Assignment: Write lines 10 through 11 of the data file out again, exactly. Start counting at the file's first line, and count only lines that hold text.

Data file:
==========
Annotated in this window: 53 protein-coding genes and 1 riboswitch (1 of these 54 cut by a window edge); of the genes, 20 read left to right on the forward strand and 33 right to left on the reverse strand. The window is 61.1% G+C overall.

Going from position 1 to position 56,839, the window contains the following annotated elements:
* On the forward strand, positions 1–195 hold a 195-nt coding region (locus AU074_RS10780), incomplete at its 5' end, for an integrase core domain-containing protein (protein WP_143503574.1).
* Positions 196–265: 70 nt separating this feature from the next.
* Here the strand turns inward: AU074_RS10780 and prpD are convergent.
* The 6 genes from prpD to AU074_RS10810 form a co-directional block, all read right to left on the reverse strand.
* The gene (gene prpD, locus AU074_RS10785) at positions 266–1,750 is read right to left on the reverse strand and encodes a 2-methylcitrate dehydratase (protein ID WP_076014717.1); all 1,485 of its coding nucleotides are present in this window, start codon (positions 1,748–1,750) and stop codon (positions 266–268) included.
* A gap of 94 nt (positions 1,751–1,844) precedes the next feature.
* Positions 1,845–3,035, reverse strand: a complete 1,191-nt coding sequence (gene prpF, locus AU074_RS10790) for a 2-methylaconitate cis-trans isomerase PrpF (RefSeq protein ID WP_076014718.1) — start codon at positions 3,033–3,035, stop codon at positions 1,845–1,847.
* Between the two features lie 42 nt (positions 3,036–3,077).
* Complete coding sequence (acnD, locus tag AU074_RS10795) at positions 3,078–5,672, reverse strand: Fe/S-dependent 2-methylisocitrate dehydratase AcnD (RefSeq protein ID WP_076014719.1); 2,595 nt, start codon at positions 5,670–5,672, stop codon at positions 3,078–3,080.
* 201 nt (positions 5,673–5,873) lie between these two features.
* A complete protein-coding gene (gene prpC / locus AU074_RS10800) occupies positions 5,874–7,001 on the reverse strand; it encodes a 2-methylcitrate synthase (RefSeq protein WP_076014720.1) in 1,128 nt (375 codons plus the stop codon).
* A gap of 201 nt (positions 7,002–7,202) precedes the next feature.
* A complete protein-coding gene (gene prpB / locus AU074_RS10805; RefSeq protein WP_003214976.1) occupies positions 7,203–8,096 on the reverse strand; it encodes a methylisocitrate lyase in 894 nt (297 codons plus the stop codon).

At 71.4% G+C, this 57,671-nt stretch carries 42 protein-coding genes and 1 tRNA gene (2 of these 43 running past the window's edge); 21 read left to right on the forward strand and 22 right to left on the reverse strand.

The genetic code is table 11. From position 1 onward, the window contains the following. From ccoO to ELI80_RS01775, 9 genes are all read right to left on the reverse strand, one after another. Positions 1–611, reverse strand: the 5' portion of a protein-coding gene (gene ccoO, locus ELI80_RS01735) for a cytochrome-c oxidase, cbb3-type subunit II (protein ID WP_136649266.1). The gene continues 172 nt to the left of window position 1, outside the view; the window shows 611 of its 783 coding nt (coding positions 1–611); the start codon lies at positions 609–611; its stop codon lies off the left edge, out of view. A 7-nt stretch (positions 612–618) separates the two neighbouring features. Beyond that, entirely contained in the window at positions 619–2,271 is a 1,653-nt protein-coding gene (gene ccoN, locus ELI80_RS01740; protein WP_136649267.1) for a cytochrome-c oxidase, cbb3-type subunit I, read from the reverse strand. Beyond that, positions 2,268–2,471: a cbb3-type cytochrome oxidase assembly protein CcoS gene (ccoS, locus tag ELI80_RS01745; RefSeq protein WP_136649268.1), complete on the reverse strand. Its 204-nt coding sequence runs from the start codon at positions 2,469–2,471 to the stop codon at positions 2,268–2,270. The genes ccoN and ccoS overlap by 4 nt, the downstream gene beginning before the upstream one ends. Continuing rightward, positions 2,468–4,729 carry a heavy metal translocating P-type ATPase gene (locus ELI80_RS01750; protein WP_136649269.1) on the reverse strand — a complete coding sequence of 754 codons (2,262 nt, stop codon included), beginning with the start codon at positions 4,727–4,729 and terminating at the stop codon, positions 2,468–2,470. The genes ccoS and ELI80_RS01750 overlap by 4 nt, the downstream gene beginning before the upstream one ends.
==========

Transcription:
* Between the two features lie 42 nt (positions 3,036–3,077).
* Complete coding sequence (acnD, locus tag AU074_RS10795) at positions 3,078–5,672, reverse strand: Fe/S-dependent 2-methylisocitrate dehydratase AcnD (RefSeq protein ID WP_076014719.1); 2,595 nt, start codon at positions 5,670–5,672, stop codon at positions 3,078–3,080.